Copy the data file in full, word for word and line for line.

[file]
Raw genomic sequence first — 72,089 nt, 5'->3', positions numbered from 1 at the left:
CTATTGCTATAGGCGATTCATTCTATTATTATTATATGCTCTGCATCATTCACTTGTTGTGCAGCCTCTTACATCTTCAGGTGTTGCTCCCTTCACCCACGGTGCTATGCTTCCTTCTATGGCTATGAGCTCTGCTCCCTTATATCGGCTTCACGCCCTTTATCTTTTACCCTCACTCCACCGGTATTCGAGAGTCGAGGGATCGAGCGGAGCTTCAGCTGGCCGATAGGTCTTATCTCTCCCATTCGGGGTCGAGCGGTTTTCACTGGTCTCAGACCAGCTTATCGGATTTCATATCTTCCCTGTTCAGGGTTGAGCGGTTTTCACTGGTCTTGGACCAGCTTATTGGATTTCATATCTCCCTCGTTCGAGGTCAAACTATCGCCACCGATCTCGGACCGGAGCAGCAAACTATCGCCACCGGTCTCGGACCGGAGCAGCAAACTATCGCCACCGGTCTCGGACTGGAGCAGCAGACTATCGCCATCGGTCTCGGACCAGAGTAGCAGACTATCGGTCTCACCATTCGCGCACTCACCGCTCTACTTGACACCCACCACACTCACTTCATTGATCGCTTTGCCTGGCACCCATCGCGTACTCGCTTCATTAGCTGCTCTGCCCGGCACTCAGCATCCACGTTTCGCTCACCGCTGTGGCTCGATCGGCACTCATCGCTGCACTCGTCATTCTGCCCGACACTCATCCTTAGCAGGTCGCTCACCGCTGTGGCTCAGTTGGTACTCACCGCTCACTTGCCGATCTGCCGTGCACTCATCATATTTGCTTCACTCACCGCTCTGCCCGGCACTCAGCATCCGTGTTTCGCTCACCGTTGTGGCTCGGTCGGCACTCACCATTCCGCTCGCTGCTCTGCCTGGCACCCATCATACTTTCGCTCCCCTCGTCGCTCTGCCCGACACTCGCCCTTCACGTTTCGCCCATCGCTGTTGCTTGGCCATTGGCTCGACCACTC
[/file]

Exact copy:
Raw genomic sequence first — 72,089 nt, 5'->3', positions numbered from 1 at the left:
CTATTGCTATAGGCGATTCATTCTATTATTATTATATGCTCTGCATCATTCACTTGTTGTGCAGCCTCTTACATCTTCAGGTGTTGCTCCCTTCACCCACGGTGCTATGCTTCCTTCTATGGCTATGAGCTCTGCTCCCTTATATCGGCTTCACGCCCTTTATCTTTTACCCTCACTCCACCGGTATTCGAGAGTCGAGGGATCGAGCGGAGCTTCAGCTGGCCGATAGGTCTTATCTCTCCCATTCGGGGTCGAGCGGTTTTCACTGGTCTCAGACCAGCTTATCGGATTTCATATCTTCCCTGTTCAGGGTTGAGCGGTTTTCACTGGTCTTGGACCAGCTTATTGGATTTCATATCTCCCTCGTTCGAGGTCAAACTATCGCCACCGATCTCGGACCGGAGCAGCAAACTATCGCCACCGGTCTCGGACCGGAGCAGCAAACTATCGCCACCGGTCTCGGACTGGAGCAGCAGACTATCGCCATCGGTCTCGGACCAGAGTAGCAGACTATCGGTCTCACCATTCGCGCACTCACCGCTCTACTTGACACCCACCACACTCACTTCATTGATCGCTTTGCCTGGCACCCATCGCGTACTCGCTTCATTAGCTGCTCTGCCCGGCACTCAGCATCCACGTTTCGCTCACCGCTGTGGCTCGATCGGCACTCATCGCTGCACTCGTCATTCTGCCCGACACTCATCCTTAGCAGGTCGCTCACCGCTGTGGCTCAGTTGGTACTCACCGCTCACTTGCCGATCTGCCGTGCACTCATCATATTTGCTTCACTCACCGCTCTGCCCGGCACTCAGCATCCGTGTTTCGCTCACCGTTGTGGCTCGGTCGGCACTCACCATTCCGCTCGCTGCTCTGCCTGGCACCCATCATACTTTCGCTCCCCTCGTCGCTCTGCCCGACACTCGCCCTTCACGTTTCGCCCATCGCTGTTGCTTGGCCATTGGCTCGACCACTC